"[Moo Baulch: Former Chief Executive Officer, Domestic Violence NSW (DVNSW)]
I think there’s a range of ways that we can prevent financial abuse with in the family context, certainly within the intimate partner context.
A big part of it is about education, so educating and boys and girls equally around things like superannuation, around things like tax, around things like saving. Equality, gender equality, in the financial sense. I think we are still in a situation where we’re not good at teaching this stuff within the school context and for teachers, we make them responsible for an awful lot of that stuff. But if you think, it’s a little bit like healthy relationships, we also rely on parents to teach their kids this stuff too and if parents aren’t educated and don’t have the comfort or an understanding around the way that finances work then it’s pretty tough to be expecting another generation to come through and have a really sophisticated understanding about those things too.
So certainly, I think the financial institutions have a part to play. Teachers can probably be a part of this too, parents as well. But also, community attitudes. The better that we get as communities at talking about finances and about financial security, and within the gender equality context. the better we will get at bringing up a generation of children and young people who really understand and have some control rather than it sort of feeling like a terrifying prospect and something that just boys understand, or the man takes that role within the relationship.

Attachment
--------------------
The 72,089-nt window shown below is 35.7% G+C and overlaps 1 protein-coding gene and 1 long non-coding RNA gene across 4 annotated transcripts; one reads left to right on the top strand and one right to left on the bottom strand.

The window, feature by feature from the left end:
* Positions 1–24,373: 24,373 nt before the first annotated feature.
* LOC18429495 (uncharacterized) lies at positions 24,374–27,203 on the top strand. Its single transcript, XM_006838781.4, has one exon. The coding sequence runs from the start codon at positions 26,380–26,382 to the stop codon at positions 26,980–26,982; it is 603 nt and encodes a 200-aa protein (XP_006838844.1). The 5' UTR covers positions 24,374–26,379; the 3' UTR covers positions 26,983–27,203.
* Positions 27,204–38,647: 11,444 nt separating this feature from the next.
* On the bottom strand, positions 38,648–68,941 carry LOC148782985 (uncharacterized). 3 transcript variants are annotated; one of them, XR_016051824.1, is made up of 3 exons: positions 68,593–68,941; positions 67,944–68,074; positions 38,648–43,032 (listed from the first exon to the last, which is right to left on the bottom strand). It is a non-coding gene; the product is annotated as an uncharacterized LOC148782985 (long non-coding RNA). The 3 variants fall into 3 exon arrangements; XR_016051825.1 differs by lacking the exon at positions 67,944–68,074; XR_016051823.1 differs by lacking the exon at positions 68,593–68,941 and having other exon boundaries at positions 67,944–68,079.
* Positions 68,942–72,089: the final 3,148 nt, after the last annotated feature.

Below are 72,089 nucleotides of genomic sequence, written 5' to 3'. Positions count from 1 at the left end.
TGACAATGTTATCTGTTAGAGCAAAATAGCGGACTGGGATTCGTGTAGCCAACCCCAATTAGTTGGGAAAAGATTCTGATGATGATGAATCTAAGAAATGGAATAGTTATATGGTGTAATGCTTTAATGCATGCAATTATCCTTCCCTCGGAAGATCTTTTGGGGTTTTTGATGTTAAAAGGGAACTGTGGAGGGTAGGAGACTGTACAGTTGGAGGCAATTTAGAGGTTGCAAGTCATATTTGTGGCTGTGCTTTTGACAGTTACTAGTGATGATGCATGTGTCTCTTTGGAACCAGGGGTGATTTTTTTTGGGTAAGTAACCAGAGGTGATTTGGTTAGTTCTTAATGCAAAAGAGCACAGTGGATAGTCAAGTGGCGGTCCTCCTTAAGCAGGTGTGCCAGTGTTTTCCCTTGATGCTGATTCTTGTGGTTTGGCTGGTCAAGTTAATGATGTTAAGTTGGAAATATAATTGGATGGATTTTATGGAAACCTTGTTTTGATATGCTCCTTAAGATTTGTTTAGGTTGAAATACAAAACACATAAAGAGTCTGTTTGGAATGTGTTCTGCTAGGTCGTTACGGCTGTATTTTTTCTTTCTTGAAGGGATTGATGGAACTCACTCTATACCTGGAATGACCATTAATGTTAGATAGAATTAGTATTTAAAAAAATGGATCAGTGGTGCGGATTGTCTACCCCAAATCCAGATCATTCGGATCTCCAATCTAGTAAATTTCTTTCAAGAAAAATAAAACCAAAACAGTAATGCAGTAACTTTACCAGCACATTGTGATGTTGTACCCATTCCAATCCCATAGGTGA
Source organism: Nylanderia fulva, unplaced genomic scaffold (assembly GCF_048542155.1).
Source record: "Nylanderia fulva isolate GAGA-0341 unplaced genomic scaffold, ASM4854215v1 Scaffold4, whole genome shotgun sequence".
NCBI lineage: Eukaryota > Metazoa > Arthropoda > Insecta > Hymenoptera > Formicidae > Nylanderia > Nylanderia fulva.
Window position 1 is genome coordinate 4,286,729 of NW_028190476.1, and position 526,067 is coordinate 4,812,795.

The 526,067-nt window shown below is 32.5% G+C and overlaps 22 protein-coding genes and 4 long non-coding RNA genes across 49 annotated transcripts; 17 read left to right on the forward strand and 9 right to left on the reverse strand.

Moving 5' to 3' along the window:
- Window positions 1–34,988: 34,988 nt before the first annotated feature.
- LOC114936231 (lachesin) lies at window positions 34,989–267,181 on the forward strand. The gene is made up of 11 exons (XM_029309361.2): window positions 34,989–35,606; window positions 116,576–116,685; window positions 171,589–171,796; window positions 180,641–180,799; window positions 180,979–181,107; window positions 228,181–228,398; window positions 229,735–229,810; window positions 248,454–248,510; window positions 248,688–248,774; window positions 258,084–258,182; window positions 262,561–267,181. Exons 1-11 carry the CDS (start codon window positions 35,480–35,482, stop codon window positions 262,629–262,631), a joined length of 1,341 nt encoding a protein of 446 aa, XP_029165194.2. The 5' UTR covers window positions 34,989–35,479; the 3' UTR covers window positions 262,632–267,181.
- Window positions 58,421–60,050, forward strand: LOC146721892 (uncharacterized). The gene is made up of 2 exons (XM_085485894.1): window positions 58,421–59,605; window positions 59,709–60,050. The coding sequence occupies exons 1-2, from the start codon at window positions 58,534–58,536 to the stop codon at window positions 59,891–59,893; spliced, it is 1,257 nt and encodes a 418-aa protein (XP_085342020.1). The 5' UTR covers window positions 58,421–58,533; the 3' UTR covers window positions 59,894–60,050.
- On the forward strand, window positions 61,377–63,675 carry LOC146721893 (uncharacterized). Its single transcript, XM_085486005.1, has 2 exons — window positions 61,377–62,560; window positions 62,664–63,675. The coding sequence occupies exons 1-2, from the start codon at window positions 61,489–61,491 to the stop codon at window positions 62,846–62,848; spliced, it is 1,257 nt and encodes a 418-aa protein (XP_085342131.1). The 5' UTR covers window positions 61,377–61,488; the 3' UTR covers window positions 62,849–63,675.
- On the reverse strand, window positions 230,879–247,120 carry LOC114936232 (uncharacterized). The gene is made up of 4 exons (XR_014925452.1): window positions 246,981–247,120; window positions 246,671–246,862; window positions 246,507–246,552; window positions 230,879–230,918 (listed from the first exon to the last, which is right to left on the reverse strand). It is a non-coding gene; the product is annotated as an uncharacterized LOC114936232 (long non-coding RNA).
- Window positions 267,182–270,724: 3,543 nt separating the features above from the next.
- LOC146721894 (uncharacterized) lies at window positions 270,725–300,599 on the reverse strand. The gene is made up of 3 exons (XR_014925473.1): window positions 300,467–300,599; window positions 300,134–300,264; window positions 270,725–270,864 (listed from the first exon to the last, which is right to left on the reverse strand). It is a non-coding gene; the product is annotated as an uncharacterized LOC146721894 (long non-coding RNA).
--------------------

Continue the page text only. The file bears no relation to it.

[Michael Salter: Associate Professor of Criminology, School of Social Sciences, University of NSW]
We want to expand the opportunities that are available to girls and women to participate as equals in social life and to participate as equals in the workforce as well, and women’s economic empowerment, closing the gender gap, insuring that women are accumulating the same amount of assets, superannuation, all of these things over the course of their lives puts women on an equal playing field. Where they are just as empowered as men to make decisions that they need to make, to keep themselves and their kids and their family safe.
And there’s a broader, bigger picture here, the bulk of parenting and child rearing it falls to women, the bulk of house work full to women. There are things that men can do at home in terms of contributing to rebalancing that gendered division of labour. But child rearing and parenting remains a real obstacle for women as they’re trying to hold their position in the workforce and progress in their careers as well. That’s a key public policy issue.
Understanding financial abuse is an important first step in offering support. These resources provide further information on the many forms financial abuse can take.